On Friday, February 21st, members, including our communications intern, Sonja Morin, gathered on the beautiful Boston College campus to watch a film.
The documentary, featuring Grammy award-winning artist, Kirk Whalum, is Humanite: The Beloved Community. Produced and distributed by Minus Red, a film studio whose mission is uncommon stories, common threads, the film pays homage to Martin Luther King Jr. through both sonic and visual weaving of Kirk's original music and a startling diverse supporting range of musicians and artists.
For Massachusetts Citizens for Life, the the clear theme of shared humanity was particularly relevant. The documentary threads its narration with stories of the civil rights movement. But it digs deeper than a single moment in history.
It looks at history through the lens those common threads that arise at different eras and in different nations -- the stories that remind us of our shared humanity. More than that, it neatly illustrates the way in which artists see and embrace other, integrating disimilarities with love rather than fear. We are more alike than we think; we are more different than we ever need to fear.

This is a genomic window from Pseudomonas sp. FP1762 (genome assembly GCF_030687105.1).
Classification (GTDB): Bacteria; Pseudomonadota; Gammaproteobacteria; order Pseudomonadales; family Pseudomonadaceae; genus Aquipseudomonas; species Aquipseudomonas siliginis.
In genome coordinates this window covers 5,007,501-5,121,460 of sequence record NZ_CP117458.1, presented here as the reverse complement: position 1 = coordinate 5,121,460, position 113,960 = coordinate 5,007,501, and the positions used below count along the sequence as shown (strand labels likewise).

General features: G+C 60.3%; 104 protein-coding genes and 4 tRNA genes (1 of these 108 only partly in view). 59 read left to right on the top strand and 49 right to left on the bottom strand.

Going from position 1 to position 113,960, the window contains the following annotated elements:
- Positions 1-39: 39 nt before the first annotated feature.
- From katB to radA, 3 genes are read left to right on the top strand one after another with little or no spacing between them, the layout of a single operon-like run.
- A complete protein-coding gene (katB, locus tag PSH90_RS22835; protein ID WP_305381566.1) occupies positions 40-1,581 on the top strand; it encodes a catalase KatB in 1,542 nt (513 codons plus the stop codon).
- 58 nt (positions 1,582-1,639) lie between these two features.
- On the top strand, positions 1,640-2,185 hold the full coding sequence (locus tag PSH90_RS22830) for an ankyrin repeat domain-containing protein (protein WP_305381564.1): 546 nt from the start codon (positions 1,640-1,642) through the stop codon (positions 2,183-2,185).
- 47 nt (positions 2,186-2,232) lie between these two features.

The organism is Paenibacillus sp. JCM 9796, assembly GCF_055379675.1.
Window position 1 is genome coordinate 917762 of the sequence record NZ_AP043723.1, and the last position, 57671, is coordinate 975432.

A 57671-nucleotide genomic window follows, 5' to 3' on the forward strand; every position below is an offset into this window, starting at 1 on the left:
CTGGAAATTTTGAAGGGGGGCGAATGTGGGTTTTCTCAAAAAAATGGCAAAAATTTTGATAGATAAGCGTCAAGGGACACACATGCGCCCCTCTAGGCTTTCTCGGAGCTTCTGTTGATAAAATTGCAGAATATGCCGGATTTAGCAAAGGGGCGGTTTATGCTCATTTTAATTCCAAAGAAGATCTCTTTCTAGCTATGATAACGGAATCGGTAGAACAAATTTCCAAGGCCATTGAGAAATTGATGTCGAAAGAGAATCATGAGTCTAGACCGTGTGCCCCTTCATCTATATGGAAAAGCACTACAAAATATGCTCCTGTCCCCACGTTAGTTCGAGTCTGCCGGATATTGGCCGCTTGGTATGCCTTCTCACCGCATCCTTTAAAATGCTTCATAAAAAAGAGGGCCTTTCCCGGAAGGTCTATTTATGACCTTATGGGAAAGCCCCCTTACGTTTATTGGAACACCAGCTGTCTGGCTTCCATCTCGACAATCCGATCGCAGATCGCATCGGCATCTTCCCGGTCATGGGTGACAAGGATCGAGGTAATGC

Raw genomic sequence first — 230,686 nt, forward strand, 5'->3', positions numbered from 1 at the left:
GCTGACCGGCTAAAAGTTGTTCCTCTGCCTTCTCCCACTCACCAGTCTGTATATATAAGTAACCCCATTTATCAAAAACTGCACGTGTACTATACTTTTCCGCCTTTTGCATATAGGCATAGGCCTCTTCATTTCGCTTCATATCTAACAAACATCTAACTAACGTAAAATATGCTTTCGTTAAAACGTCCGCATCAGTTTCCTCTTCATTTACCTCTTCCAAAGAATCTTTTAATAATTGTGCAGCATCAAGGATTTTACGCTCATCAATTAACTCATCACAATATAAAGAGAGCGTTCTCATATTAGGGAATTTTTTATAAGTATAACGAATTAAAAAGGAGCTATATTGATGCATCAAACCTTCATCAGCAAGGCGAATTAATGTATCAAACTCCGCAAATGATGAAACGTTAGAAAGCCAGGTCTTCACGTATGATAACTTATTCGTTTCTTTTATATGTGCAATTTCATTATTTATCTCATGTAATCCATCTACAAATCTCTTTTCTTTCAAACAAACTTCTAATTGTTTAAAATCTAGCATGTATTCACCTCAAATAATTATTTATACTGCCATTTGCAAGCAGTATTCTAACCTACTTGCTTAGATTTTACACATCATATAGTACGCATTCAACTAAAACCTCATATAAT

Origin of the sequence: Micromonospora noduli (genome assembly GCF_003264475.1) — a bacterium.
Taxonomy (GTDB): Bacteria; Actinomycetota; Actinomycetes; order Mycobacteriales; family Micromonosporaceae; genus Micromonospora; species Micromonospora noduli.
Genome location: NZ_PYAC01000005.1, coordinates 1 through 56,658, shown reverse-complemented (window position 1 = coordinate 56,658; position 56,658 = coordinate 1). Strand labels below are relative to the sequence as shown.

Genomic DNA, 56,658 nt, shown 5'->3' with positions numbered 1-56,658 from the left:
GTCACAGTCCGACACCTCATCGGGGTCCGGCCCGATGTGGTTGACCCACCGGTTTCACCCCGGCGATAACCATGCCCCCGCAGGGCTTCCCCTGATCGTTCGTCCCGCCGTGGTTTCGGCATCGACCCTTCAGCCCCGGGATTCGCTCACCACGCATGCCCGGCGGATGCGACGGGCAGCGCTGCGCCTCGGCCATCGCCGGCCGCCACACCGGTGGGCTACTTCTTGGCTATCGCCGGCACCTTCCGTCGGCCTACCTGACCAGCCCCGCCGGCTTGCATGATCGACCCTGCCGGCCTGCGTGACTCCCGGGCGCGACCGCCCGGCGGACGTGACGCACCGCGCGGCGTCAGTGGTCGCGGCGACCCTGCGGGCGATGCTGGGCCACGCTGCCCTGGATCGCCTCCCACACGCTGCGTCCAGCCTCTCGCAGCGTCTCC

The takeaway? Born, or preborn; black or white; American or Malaysian; well or differently-abled, we are a beloved community, a family.
This theme gave rise to what was perhaps the highlight of the evening: A lively and thorough discussion of human rights, opposition to abortion, and building relationships in Boston, Worcester, Western Massachusetts, and beyond.
Boston College pro-life club leaders agreed that when they stand outside Planned Parenthood, relationship -- building that bridge to the woman or man entering the building even in a split-second -- was what mattered.
After all, how can you ask a woman to see her child, if she doesn't see herself as worthy of life?
One member recalled just asking and listening to a girl's story, and when they finished talking, she left without going in for her appointment.
Others touched briefly on the legal aspects of outreach and public sidewalks. The conversation veered into planning, and then into the beauty of engaging in art that can turn hearts and make those marginalized see and feel their place in the beloved community.